Going through the pain of taking care of children hooked on drugs makes parents the right candidates to lead initiatives against substance abuse.
With training from health officials, parents would be better placed to deal with such situations at household level.
Laudable is the fact that the government pledged to work with the community. The authorities should walk the talk on this, as showboating and grandstanding would not help in successfully fighting drug abuse.
Mubatirapamwe, a local non-governmental organisation working with communities, believes society is a crucial stakeholder in the drug war.
“Establishment of family support structures and facilities to address the negative impacts of substance and drug addiction on the immediate and extended family, for example family clubs, churches and faith-based organisations,” Mupatirapamwe co-founder Savannah Madamombe said.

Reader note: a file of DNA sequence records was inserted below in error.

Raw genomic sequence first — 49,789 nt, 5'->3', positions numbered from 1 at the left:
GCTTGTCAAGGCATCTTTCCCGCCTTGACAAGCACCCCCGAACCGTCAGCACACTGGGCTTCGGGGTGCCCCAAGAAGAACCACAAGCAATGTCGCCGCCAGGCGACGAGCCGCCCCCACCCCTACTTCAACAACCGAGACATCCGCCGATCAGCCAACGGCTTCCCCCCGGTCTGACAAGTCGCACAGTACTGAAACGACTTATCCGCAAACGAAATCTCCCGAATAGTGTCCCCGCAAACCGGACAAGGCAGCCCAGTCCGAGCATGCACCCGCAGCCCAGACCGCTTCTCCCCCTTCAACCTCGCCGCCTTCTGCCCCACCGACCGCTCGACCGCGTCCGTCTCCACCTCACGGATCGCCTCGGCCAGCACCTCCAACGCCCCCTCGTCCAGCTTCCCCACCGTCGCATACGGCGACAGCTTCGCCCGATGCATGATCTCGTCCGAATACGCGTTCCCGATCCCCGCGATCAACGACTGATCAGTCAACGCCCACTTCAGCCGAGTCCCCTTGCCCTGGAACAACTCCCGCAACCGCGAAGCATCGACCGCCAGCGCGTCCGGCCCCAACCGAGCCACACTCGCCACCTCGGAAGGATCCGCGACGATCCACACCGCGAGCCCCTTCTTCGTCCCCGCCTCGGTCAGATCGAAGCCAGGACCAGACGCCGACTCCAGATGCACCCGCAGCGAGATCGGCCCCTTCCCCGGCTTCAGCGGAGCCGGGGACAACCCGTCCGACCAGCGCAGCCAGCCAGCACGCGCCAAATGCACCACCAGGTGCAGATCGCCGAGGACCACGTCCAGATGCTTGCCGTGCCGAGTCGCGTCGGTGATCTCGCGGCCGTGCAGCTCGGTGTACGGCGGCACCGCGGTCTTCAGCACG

Drug activist and politician Linda Masarira said while the government response to the growing drug problem has been slow, citizens should be more active in dealing with menace.
She said members of the community should speak out against druglords causing untold suffering to families.
“The government’s response time is slow and indeed they are late to the party and the little we can do is to appreciate that they have come on board. Citizens should be the community watchdog and speak out against all shady activities in their communities and report all drug dealers in their jurisdiction,” she said.
“We all have a responsibility to protect, and it is time we stop shaming those with children who are struggling with addiction, but to be our neighbour’s keeper. Churches should have awareness programmes on the dangers of drug and substance abuse. Schools should have modules on teaching students about drugs and preventing use of drugs and substances and how it affects their livelihoods and future,” Masarira added.
Adopting the drug problem as a community vice would help raise more awareness on the menace with the hope of eventually winning the bruising battle.